- Egypt rights center raided, 2 Mubaraks acquitted
- New Mexico Supreme Court rules same-sex marriage constitutional
- Blame Bush: 5 years later, that’s still the mantra, pollsters find
- Dutch prostitutes demand same retirement benefits as soccer stars
- John McCain to Harry Reid: I’ll ‘kick the crap’ out of you
- Dogs that talk: Researchers seek $10K for ‘No More Woof’ technology
- 1,000 firefighters called to battle stubborn Big Sur wildfire
- Black Friday brouhaha: Millions of Target shoppers hit by credit card theft
- Britain orders airplane to rescue citizens from violent South Sudan
- Mega Millions winner emerges as Georgia mom, in ‘disbelief’
Question of the Day
Has it come to this? Robots standing in for doctors at the hospital patient’s bedside?
Not exactly, but some doctors have found a way to use a videoconferencing robot to check on patients while they’re miles from the hospital.
One is at Baltimore's Sinai Hospital. Outfitted with cameras, a screen and microphone, the joystick-controlled robot is guided into the rooms of Dr. Alex Gandsas‘ patients where he speaks to them as if he were right there.
“The system allows you to be anywhere in the hospital from anywhere in the world,” said the surgeon, who specializes in weight-loss surgery.
Besides his normal morning and afternoon in-person rounds, Dr. Gandsas uses the $150,000 robot to visit patients at night or when problems arise. The robot can circle the bed and adjust the position of its two cameras, giving “the perception from the patient’s standpoint that the doctor is there,” the surgeon said.
“They love it. They’d rather see me through the robot,” he said of his patients’ reaction to the machine.
Dr. Gandsas presented the idea to hospital administrators as a method to more closely monitor patients following weight-loss surgery. Dr. Gandsas, an unpaid member of an advisory board for the robot’s manufacturer who has stock options in the company, added that since its introduction, the length of stay is shorter for patients visited by the robot.
A chart-review study of 376 of the doctor’s patients found that the 92 patients who had additional robotic visits had shorter hospital stays. Dr. Gandsas‘ study appears in the July issue of the Journal of the American College of Surgeons.
Nicknamed Bari for the bariatric surgery Dr. Gandsas practices, the RP-7 Remote Presence Robotic System by InTouch Technologies is one of a number of robotic devices finding their way into the medical world. Across town at Johns Hopkins, for example, a similar robot is used to teleconference with a translator for doctors who don’t speak their patient’s language. Robotic devices are also used to guide stroke patients through therapy and help them play rehabilitative video games.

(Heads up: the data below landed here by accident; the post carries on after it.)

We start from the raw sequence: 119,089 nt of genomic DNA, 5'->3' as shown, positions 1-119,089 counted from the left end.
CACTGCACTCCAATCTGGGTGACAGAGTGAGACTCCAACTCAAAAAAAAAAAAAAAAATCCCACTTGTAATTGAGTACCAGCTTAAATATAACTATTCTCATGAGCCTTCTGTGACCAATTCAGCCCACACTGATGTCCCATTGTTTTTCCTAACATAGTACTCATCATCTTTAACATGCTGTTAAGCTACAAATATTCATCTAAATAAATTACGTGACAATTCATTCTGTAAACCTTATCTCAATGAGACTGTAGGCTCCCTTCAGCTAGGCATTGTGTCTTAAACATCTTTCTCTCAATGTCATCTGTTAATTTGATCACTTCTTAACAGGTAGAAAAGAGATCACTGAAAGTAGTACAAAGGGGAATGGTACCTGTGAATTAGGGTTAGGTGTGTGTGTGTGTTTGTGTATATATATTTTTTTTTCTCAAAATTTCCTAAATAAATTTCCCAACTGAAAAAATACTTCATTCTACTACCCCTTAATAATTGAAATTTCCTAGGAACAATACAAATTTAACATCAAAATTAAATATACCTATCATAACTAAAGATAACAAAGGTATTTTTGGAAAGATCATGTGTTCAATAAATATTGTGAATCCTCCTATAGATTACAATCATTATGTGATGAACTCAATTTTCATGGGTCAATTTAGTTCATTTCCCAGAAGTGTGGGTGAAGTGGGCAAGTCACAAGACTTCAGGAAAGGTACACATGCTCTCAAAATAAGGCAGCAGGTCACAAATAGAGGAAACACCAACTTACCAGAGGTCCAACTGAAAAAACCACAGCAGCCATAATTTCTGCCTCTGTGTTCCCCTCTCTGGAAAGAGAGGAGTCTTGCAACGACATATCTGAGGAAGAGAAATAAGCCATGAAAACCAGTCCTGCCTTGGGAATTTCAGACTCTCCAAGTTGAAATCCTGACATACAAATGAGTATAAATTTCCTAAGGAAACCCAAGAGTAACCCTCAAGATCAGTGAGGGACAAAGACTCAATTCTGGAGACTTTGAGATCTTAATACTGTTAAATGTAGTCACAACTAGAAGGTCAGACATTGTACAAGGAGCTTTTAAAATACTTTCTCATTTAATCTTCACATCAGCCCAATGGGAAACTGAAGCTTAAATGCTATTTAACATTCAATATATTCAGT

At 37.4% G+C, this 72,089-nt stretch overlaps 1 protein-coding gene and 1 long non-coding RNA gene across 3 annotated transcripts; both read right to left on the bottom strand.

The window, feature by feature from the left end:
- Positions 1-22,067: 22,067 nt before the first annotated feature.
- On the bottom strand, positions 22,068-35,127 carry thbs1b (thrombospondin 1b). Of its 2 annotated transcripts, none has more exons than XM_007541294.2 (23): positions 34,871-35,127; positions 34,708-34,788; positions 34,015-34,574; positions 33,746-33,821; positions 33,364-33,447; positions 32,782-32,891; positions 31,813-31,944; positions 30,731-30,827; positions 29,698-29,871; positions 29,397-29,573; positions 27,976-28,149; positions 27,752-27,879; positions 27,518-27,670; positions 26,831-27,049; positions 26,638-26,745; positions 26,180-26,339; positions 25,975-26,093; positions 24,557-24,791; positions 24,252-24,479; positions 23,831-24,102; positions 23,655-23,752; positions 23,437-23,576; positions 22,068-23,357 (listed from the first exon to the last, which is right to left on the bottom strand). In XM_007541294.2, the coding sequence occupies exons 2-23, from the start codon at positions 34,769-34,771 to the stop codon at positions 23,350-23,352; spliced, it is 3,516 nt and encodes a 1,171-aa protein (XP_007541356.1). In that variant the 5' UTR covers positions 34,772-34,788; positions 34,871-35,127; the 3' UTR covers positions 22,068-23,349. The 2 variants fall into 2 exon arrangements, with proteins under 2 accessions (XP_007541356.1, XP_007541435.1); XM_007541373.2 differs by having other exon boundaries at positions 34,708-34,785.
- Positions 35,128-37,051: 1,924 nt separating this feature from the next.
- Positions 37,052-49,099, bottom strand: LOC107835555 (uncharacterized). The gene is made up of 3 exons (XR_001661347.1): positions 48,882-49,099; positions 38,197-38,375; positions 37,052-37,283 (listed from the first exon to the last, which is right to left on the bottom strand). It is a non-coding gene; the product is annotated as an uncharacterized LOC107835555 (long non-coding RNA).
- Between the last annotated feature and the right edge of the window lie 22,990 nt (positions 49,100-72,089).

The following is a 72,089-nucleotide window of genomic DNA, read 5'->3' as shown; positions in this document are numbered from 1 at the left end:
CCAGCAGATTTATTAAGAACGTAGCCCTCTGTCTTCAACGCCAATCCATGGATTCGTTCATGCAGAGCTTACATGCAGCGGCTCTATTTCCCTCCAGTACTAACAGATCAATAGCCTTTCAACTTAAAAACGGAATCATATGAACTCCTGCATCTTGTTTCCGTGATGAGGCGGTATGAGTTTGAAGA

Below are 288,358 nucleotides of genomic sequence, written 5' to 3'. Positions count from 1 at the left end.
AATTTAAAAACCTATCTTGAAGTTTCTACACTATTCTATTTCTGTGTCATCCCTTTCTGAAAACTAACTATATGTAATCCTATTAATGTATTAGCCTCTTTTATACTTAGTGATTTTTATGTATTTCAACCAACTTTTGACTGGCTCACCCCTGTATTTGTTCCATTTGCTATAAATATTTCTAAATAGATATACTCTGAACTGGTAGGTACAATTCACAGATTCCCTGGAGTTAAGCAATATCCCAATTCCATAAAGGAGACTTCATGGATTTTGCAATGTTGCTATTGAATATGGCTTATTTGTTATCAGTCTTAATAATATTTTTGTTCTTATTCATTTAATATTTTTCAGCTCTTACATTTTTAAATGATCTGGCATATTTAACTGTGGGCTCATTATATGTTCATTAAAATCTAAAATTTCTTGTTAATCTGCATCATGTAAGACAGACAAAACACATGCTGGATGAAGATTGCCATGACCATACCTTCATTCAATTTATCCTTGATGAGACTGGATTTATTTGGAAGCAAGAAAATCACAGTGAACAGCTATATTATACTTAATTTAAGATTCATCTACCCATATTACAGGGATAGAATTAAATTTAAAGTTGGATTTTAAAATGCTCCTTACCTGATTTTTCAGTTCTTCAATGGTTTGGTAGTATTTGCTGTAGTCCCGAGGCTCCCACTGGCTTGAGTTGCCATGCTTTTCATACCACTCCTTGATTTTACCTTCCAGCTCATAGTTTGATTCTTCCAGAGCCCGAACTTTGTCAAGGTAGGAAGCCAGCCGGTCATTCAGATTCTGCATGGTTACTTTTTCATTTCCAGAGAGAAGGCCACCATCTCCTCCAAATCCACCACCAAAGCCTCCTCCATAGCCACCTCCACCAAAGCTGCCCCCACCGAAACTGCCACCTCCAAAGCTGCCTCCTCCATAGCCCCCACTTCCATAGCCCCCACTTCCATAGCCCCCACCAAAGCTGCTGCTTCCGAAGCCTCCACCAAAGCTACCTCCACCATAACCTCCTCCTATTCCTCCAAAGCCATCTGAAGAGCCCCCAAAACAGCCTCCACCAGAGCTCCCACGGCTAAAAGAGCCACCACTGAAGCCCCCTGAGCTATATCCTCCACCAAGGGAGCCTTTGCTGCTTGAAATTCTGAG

Michael Chan, executive vice president with InTouch Technologies, said his company’s device allows physicians to “be in more than one place at once.”
Speaking with Dr. Gandsas through one of the robots at company headquarters in Santa Barbara, Calif., Mr. Chan said the company envisions the devices’ application in remote locations and for dealing with shortages of health care professionals. About 120 of the robots are used in hospitals worldwide.
Sinai patient David Williams said he appreciated the fact that Dr. Gandsas knew the details of his care.
“If you’re laying flat like this and you see his face, I don’t care what the man’s dressed in. You’re seeing him and you’re talking to him and he’s answering your questions,” said Mr. Williams, a retiree from Falling Waters, W.Va.
Nurse Florence Ford, who has worked with the robot since it was introduced 18 months ago, said patients have reacted well, particularly because “seeing the doctor’s face gives them confidence.”
By Michael P. Orsi
Edward Snowden should declare his patriotism in court
- Citing 'unfair system,' Obama commutes sentences for 8 crack offenders
- Homeland Security helps smuggle illegal immigrant children into the U.S.
- Gov't wasted $30 billion on 'pillownauts,' crystal goblets -- buying human urine!
- Bill Gates: The Secret Santa disguised as a 'friendly fellow' on Reddit
- KELLNER: It's not a Merry Christmas for the persecuted church
- PRUDEN: 'Tis the season for apologies
- Special ops vets slam military benefit cuts
- ORSI: No greater act of loyalty to the Constitution
- TRIPLETT: Shale revolution reality checks
- Obama sends 45 service members to South Sudan
Independent voices from the The Washington Times Communities
Southern Fried Politics from the Lens of a Persian-American Millennial
All of the world’s problems, solved on your back porch
Paul Rondeau exposes the propaganda, media tricks, and government policies that undermine our families, faith, freedom…and even life itself
Implement these actionable tips, how-to’s and best practices in 10 minutes or less to leverage online communications and technology for brand, business and career development.
Top 10 handguns in the U.S.
Extraordinary day at Redskins Park
White House pets gone wild!
Let it snow